It probably comes as little surprise, but consumers drive the food trends we see at the supermarket. In the latest Packer TV report, some of the top produce companies discussed what’s on their radar to keep the consumer happy.
One key observation – consumers seem to be more in touch with their food now more than ever.
“We want to get it on the go,” says Mark Garcia, director of foodservice marketing at Avacados From Mexico. “We’re driving, we’re going, we’re out and about. We’re a mobile society. We want our food to be the same way.”
Dennis Christou, vice president of marketing at Del Monte, remarks: “As you bring more millennials into the workforce, they have a different lifestyle. Also, when you see families growing where the time starved parents are looking for quick and easy solutions.”
Industry leaders say today’s snack eaters are incrementally more interested in healthy eating, which have some turning to fresh produce.
“There’s a big trend in ‘Grab-N-Go’,” Christou says. “Convenience is a big driver behind some of the new products that we bring, or some of the easy-to-cook, ready meals to prepare.”
That type of convenient eating can give businesses a big boost. Some companies say they’re increasing acres on new fruit varieties just to meet demand.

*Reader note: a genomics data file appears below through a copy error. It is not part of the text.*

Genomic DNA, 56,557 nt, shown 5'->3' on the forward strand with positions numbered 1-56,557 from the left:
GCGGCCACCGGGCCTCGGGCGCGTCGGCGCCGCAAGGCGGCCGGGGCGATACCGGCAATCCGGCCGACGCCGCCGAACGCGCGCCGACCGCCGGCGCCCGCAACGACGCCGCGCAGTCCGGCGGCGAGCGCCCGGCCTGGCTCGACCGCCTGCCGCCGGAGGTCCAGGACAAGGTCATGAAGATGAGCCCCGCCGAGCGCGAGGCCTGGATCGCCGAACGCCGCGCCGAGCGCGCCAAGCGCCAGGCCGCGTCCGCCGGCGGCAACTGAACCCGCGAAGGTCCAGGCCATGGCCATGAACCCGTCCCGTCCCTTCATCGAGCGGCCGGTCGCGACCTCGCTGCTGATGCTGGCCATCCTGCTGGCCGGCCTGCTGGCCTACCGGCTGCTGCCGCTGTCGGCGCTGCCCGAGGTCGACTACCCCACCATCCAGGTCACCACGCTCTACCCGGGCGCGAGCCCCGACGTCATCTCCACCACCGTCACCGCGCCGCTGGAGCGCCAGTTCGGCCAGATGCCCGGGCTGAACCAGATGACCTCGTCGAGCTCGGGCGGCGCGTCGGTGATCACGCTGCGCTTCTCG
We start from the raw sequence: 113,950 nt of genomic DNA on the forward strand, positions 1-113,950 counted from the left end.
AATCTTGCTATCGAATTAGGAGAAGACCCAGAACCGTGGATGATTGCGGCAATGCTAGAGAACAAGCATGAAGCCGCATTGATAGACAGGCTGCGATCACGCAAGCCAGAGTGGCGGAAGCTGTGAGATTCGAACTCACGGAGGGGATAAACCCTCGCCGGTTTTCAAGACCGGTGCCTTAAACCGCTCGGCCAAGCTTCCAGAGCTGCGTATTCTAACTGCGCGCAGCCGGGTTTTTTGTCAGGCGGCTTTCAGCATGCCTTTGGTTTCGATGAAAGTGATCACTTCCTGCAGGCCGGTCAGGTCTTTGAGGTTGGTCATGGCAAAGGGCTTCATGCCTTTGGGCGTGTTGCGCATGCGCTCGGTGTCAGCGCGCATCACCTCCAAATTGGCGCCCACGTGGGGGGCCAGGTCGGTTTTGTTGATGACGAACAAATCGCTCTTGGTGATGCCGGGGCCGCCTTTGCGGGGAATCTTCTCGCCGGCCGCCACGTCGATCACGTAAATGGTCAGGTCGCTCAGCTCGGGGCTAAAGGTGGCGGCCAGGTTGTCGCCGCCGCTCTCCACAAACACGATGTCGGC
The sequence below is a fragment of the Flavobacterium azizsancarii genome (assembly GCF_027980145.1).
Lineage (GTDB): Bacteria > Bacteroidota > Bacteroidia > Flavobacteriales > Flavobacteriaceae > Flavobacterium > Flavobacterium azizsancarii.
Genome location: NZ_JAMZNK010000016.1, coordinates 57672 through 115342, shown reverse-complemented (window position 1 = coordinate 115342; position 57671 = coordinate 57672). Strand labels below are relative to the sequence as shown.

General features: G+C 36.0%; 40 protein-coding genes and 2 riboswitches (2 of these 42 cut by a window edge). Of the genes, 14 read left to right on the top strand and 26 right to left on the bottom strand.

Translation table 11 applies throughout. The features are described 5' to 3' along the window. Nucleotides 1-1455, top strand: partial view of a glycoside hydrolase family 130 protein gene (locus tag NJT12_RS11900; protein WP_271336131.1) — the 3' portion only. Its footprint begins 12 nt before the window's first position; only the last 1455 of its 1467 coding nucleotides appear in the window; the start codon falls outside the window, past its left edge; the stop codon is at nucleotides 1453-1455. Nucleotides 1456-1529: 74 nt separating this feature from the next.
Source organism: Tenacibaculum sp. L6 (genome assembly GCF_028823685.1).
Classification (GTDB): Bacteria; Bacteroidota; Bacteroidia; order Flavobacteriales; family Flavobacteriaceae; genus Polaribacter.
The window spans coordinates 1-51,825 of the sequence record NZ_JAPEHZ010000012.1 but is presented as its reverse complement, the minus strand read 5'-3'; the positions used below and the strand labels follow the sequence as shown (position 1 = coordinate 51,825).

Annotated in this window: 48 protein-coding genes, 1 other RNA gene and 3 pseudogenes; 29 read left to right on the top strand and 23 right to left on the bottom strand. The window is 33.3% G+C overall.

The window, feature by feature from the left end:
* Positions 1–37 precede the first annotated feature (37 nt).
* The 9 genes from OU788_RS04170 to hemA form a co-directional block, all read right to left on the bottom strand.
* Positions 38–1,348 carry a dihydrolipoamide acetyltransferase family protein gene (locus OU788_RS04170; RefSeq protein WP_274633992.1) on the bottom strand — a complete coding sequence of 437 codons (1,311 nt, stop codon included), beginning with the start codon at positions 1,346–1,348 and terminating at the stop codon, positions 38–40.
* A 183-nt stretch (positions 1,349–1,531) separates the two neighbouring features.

“Our growers are planting more Meijer lemons [and] Cara Cara Oranges,” says Joan Wickham, director of communications for SunKist. “That’s also very popular among consumers right now.”
These trends bleed into the food service industry, too.
“You’re seeing a lot of chefs work on menus that have vegetables – not just as a side addition, but center of the plate,” Garcia says.” That’s not just for vegetarians, either.”
A chunk of the growing demand includes a push for more organic products. USDA says consumer demand for organically produced goods is rising by double-digit numbers annually. When it comes to organic, fresh fruits and vegetables are still outselling other foods. Businesses are taking note.
“We’re doing a lot of organic farming,” says Roger Pepperl, marketing director for Stemilt Growers. “That’s really taken off. It’s a big, big thing. All of our peaches and nectarines are organic.”
As another example, Ricardo Crisantes, vice president of sales and marketing with Wholesum Harvest, says his company is transitioning 60 to 100 acres per year into organic production.
Some companies are even going a step further for their consumers. It’s no longer where or how food is grown, but who is growing it. Some companies have programs where the consumer’s money is going towards medical facilities, transportation and housing for communities for farm workers.
“By paying a few pennies on the fruit from Wholesum, they actually participate in a fund that goes back to the farm workers to improve their communities,” Crisantes says.
Organic may be gaining popularity with retail, but some say the category is slow to move throughout the food service industry.
“Organic, we love to talk about it,” Garcia says. “I don’t think it’s taken on as big of a role as we’d like to see in the food service world. One, it’s expensive. So, I think people like organic. They like the thought but they don’t necessarily always want to pay for it.”
What’s next on the horizon? Garcia says there’s a lot of focus on flavor, convenience and freshness in the food industry. Guests want to know where it comes from, especially if it’s local.